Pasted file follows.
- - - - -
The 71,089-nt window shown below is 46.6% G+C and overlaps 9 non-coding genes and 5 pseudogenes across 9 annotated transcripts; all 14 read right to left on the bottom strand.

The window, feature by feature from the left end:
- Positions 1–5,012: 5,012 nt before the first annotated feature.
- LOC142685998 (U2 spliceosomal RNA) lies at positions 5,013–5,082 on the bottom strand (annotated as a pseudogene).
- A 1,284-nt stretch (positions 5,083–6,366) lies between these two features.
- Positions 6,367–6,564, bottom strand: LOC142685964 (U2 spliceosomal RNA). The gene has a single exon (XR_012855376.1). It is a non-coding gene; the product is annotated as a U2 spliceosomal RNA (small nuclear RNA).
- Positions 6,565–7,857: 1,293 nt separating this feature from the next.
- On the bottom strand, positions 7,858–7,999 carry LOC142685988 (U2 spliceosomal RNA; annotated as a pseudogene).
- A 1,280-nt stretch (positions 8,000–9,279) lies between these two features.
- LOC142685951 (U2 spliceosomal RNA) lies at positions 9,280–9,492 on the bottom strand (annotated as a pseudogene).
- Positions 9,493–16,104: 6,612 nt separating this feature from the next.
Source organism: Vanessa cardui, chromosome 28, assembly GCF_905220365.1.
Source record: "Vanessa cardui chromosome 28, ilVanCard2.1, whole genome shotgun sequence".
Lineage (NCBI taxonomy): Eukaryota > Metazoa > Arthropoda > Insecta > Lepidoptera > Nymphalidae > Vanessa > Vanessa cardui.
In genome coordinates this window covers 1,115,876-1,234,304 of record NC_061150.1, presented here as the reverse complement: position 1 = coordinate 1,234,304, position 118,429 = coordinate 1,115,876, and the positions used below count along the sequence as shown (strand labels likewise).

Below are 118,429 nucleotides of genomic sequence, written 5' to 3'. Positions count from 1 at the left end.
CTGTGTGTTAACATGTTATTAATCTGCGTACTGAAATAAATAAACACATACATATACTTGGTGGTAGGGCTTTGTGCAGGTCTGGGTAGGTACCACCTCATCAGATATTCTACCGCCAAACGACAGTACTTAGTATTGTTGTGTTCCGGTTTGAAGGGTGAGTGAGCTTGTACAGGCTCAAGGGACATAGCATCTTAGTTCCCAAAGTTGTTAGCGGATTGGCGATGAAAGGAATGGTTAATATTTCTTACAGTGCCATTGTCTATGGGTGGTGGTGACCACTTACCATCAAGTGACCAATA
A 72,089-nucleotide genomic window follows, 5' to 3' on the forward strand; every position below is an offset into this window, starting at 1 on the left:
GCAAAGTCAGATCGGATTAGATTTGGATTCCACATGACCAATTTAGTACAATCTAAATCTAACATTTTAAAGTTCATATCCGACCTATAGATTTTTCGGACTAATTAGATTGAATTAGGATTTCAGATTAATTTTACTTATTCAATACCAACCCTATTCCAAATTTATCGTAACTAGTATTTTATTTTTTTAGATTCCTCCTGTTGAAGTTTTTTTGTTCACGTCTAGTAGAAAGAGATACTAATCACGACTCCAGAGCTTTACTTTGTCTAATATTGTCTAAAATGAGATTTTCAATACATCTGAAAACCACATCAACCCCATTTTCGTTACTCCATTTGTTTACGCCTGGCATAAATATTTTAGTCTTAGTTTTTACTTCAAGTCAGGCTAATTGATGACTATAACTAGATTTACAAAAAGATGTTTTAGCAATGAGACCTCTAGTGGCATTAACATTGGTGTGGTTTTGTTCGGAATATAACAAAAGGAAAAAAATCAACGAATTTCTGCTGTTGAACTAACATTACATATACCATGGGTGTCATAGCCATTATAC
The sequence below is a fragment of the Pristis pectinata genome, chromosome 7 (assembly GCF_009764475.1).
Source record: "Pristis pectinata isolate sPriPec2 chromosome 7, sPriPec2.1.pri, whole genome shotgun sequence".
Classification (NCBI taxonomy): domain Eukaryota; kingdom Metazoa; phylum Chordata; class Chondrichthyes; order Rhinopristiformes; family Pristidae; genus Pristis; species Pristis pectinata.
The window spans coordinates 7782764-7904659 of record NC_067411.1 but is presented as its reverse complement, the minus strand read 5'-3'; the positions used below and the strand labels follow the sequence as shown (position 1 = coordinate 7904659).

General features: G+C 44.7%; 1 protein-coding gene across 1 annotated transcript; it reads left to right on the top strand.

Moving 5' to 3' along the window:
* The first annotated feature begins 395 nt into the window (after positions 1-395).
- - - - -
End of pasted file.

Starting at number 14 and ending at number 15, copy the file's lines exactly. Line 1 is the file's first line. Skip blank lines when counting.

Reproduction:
Lineage (NCBI taxonomy): Eukaryota > Metazoa > Arthropoda > Insecta > Lepidoptera > Nymphalidae > Vanessa > Vanessa cardui.
In genome coordinates this window covers 1,115,876-1,234,304 of record NC_061150.1, presented here as the reverse complement: position 1 = coordinate 1,234,304, position 118,429 = coordinate 1,115,876, and the positions used below count along the sequence as shown (strand labels likewise).